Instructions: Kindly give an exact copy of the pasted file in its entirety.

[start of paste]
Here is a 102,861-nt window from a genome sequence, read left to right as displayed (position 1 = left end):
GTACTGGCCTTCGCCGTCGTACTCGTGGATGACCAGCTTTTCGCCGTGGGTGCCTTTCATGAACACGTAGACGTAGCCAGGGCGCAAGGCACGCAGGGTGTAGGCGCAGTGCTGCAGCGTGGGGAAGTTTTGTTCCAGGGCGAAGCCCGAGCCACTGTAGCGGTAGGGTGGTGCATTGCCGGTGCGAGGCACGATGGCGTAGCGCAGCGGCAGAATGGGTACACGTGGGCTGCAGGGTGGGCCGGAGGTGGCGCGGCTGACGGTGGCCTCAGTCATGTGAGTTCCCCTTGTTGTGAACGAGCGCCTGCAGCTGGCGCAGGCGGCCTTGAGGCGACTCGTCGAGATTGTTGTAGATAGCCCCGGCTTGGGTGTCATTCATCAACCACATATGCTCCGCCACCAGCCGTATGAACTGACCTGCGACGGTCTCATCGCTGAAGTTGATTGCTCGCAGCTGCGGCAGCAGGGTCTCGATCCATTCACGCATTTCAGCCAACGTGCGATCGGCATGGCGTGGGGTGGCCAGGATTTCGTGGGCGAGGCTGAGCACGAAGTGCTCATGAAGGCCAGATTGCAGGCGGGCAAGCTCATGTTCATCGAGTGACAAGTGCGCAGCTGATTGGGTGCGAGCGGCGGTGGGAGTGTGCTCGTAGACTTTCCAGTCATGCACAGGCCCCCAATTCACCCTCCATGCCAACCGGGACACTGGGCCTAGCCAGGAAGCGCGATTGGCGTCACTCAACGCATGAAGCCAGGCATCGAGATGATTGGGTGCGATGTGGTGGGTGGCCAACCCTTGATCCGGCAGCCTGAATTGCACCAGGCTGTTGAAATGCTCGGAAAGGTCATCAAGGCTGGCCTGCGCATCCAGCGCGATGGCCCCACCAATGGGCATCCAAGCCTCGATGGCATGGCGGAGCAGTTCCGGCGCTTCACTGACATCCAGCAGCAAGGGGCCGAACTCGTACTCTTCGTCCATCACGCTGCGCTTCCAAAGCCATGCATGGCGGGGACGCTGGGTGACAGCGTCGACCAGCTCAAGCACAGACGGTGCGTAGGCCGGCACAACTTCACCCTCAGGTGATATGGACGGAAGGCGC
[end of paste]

Here is a 102,861-nt window from a genome sequence, read left to right as displayed (position 1 = left end):
GTACTGGCCTTCGCCGTCGTACTCGTGGATGACCAGCTTTTCGCCGTGGGTGCCTTTCATGAACACGTAGACGTAGCCAGGGCGCAAGGCACGCAGGGTGTAGGCGCAGTGCTGCAGCGTGGGGAAGTTTTGTTCCAGGGCGAAGCCCGAGCCACTGTAGCGGTAGGGTGGTGCATTGCCGGTGCGAGGCACGATGGCGTAGCGCAGCGGCAGAATGGGTACACGTGGGCTGCAGGGTGGGCCGGAGGTGGCGCGGCTGACGGTGGCCTCAGTCATGTGAGTTCCCCTTGTTGTGAACGAGCGCCTGCAGCTGGCGCAGGCGGCCTTGAGGCGACTCGTCGAGATTGTTGTAGATAGCCCCGGCTTGGGTGTCATTCATCAACCACATATGCTCCGCCACCAGCCGTATGAACTGACCTGCGACGGTCTCATCGCTGAAGTTGATTGCTCGCAGCTGCGGCAGCAGGGTCTCGATCCATTCACGCATTTCAGCCAACGTGCGATCGGCATGGCGTGGGGTGGCCAGGATTTCGTGGGCGAGGCTGAGCACGAAGTGCTCATGAAGGCCAGATTGCAGGCGGGCAAGCTCATGTTCATCGAGTGACAAGTGCGCAGCTGATTGGGTGCGAGCGGCGGTGGGAGTGTGCTCGTAGACTTTCCAGTCATGCACAGGCCCCCAATTCACCCTCCATGCCAACCGGGACACTGGGCCTAGCCAGGAAGCGCGATTGGCGTCACTCAACGCATGAAGCCAGGCATCGAGATGATTGGGTGCGATGTGGTGGGTGGCCAACCCTTGATCCGGCAGCCTGAATTGCACCAGGCTGTTGAAATGCTCGGAAAGGTCATCAAGGCTGGCCTGCGCATCCAGCGCGATGGCCCCACCAATGGGCATCCAAGCCTCGATGGCATGGCGGAGCAGTTCCGGCGCTTCACTGACATCCAGCAGCAAGGGGCCGAACTCGTACTCTTCGTCCATCACGCTGCGCTTCCAAAGCCATGCATGGCGGGGACGCTGGGTGACAGCGTCGACCAGCTCAAGCACAGACGGTGCGTAGGCCGGCACAACTTCACCCTCAGGTGATATGGACGGAAGGCGC